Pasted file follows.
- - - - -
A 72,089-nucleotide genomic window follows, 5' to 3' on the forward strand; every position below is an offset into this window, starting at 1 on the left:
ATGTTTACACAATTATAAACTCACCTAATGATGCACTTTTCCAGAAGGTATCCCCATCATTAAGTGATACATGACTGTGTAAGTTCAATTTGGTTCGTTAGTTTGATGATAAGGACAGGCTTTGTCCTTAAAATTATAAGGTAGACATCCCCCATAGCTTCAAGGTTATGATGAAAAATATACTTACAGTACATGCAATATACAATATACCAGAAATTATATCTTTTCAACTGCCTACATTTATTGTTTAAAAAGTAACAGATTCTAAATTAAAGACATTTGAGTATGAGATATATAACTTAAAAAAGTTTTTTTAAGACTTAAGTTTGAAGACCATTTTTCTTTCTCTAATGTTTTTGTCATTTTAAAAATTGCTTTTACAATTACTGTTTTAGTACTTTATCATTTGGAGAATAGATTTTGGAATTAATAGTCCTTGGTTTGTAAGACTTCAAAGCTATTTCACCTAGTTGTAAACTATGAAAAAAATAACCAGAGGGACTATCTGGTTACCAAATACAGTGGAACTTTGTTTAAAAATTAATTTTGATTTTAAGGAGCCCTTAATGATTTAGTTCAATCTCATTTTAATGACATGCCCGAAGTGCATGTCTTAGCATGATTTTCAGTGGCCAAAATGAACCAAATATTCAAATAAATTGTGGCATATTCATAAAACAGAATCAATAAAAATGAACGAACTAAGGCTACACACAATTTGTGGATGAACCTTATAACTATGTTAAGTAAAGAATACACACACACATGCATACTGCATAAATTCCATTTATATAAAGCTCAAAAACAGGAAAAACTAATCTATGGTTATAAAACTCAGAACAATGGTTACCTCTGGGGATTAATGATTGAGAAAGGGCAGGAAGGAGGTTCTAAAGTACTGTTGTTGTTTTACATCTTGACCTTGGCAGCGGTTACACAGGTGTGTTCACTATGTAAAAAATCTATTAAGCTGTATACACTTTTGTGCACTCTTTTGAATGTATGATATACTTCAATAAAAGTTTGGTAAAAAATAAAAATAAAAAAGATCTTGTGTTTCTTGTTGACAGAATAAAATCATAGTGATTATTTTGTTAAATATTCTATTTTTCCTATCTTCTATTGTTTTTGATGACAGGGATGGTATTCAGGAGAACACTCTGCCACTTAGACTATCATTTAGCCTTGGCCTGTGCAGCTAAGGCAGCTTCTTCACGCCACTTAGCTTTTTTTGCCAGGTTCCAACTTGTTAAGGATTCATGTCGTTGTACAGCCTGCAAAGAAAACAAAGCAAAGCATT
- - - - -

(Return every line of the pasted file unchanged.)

A 72,089-nucleotide genomic window follows, 5' to 3' on the forward strand; every position below is an offset into this window, starting at 1 on the left:
ATGTTTACACAATTATAAACTCACCTAATGATGCACTTTTCCAGAAGGTATCCCCATCATTAAGTGATACATGACTGTGTAAGTTCAATTTGGTTCGTTAGTTTGATGATAAGGACAGGCTTTGTCCTTAAAATTATAAGGTAGACATCCCCCATAGCTTCAAGGTTATGATGAAAAATATACTTACAGTACATGCAATATACAATATACCAGAAATTATATCTTTTCAACTGCCTACATTTATTGTTTAAAAAGTAACAGATTCTAAATTAAAGACATTTGAGTATGAGATATATAACTTAAAAAAGTTTTTTTAAGACTTAAGTTTGAAGACCATTTTTCTTTCTCTAATGTTTTTGTCATTTTAAAAATTGCTTTTACAATTACTGTTTTAGTACTTTATCATTTGGAGAATAGATTTTGGAATTAATAGTCCTTGGTTTGTAAGACTTCAAAGCTATTTCACCTAGTTGTAAACTATGAAAAAAATAACCAGAGGGACTATCTGGTTACCAAATACAGTGGAACTTTGTTTAAAAATTAATTTTGATTTTAAGGAGCCCTTAATGATTTAGTTCAATCTCATTTTAATGACATGCCCGAAGTGCATGTCTTAGCATGATTTTCAGTGGCCAAAATGAACCAAATATTCAAATAAATTGTGGCATATTCATAAAACAGAATCAATAAAAATGAACGAACTAAGGCTACACACAATTTGTGGATGAACCTTATAACTATGTTAAGTAAAGAATACACACACACATGCATACTGCATAAATTCCATTTATATAAAGCTCAAAAACAGGAAAAACTAATCTATGGTTATAAAACTCAGAACAATGGTTACCTCTGGGGATTAATGATTGAGAAAGGGCAGGAAGGAGGTTCTAAAGTACTGTTGTTGTTTTACATCTTGACCTTGGCAGCGGTTACACAGGTGTGTTCACTATGTAAAAAATCTATTAAGCTGTATACACTTTTGTGCACTCTTTTGAATGTATGATATACTTCAATAAAAGTTTGGTAAAAAATAAAAATAAAAAAGATCTTGTGTTTCTTGTTGACAGAATAAAATCATAGTGATTATTTTGTTAAATATTCTATTTTTCCTATCTTCTATTGTTTTTGATGACAGGGATGGTATTCAGGAGAACACTCTGCCACTTAGACTATCATTTAGCCTTGGCCTGTGCAGCTAAGGCAGCTTCTTCACGCCACTTAGCTTTTTTTGCCAGGTTCCAACTTGTTAAGGATTCATGTCGTTGTACAGCCTGCAAAGAAAACAAAGCAAAGCATT